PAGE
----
If you're a smoker or have other risks for lung cancer, you may want to get a screening test that can help your doctor find the disease before you notice any symptoms. The heads up would let you start treatment early, when the condition is easier to fight.
If your screening shows you may have lung cancer, your doctor will likely order up "diagnostic" tests. Those can pinpoint the type of the disease and whether it's spread to other places in the body.
"Two years ago, we didn't recommend the therapy because we had just preliminary data that it might be helpful, but not enough information to make it a generally accepted recommendation," says James Rigas, MD, director of the Comprehensive Thoracic Oncology Program at the Norris Cotton Cancer Center in Lebanon, N.H.
But in 2004 two studies showed big improvements in survival for patients who got chemotherapy over those who didn't. Here were the conclusive data that doctors had been hoping for.
How good was the news? One study by the National Cancer Institute of Canada showed that, of those who received a two-drug chemo combination, 15% more lived five years or more after their surgery, while a U.S. study showed a 12% increase in survival rates.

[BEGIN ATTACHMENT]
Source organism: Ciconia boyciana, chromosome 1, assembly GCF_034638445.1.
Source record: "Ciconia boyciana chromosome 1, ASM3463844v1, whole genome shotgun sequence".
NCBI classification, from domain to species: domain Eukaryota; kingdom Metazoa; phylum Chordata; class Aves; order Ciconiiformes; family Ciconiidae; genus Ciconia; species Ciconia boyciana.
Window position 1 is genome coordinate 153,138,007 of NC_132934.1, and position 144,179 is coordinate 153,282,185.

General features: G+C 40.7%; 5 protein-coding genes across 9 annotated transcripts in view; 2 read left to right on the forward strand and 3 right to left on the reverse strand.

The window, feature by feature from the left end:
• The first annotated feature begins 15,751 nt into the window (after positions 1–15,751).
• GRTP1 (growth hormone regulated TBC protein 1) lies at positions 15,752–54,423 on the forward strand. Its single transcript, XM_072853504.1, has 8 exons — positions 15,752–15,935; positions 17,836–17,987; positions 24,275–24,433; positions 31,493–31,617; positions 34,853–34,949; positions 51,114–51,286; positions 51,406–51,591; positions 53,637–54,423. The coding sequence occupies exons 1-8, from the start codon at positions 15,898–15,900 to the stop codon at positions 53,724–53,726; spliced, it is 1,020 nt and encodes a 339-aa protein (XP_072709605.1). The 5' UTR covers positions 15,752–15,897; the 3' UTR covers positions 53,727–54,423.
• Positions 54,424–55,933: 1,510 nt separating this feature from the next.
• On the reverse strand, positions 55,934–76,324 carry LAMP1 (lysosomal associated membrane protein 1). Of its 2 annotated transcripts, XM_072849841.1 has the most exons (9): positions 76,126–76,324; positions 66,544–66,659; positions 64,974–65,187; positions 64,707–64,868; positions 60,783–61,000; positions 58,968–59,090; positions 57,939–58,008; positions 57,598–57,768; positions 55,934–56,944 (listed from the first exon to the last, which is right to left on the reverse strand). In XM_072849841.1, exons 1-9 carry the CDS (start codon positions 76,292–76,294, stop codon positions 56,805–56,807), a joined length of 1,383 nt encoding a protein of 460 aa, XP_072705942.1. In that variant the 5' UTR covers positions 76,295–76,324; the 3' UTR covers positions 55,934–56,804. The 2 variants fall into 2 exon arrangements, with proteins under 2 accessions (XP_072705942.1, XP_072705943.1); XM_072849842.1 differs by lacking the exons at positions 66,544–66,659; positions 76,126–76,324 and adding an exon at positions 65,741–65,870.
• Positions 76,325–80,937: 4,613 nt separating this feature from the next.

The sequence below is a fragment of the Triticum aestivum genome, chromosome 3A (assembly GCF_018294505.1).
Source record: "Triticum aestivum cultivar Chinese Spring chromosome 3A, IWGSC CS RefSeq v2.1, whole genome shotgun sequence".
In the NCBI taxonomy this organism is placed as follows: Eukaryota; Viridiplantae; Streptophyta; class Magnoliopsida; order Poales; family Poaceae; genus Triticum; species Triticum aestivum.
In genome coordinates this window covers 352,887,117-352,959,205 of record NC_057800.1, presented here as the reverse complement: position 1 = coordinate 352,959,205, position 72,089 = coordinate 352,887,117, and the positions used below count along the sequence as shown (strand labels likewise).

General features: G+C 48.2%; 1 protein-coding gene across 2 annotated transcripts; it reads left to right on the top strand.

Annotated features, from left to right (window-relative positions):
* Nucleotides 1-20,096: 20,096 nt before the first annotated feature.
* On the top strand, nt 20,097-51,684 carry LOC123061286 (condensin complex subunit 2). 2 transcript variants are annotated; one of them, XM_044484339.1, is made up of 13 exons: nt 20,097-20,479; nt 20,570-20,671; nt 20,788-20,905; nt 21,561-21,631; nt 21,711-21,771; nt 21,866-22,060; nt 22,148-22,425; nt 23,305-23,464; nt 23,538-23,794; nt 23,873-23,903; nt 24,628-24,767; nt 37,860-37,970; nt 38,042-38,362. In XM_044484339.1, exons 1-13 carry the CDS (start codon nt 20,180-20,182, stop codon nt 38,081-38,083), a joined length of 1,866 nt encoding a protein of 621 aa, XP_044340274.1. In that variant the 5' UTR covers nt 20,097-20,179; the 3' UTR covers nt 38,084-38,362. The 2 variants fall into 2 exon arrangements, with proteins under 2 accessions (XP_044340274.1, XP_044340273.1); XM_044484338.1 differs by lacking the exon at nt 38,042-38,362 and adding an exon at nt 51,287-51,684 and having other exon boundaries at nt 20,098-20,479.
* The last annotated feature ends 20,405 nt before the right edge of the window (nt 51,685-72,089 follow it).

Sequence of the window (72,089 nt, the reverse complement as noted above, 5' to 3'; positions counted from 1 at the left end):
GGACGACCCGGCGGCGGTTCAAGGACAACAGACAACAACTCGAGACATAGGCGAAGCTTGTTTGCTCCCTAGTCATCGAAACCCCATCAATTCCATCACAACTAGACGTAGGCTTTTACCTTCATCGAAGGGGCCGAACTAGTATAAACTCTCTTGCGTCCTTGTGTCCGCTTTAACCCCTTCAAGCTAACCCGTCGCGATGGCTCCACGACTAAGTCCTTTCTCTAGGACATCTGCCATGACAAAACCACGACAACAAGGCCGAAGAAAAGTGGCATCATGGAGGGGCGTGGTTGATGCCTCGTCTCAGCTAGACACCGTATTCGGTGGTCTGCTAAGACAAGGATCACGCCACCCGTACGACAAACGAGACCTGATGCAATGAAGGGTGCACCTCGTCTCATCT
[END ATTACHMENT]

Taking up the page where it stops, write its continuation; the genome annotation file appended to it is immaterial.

The chemotherapy drugs used in these studies are not new, yet with these study results doctors now have better knowledge of how to work with what's available, meaning many people may live longer without a relapse or spread of their cancer.
"I think we're going to be seeing a lot more trials to try to improve upon the fact that we know treatment helps," Rigas tells WebMD.
Targeted Treatment for Lung Cancer
Nearly 60% of all people with lung cancer die within a year of their diagnosis and an estimated 164,000 Americans -- most of them smokers or ex-smokers -- are diagnosed each year.
Fortunately, an important development in treating advanced lung cancer was announced last year.
In a large study, people taking a drug called Avastin, together with chemotherapy, lived an average of two months longer than those taking chemo alone -- a big improvement for people with a disease that can kill so quickly.
Avastin is a "targeted" treatment, meaning it more specifically targets cancer cells over normal cells. It works by disrupting the cancer cells' ability to form new blood vessels, which a tumor needs to grow.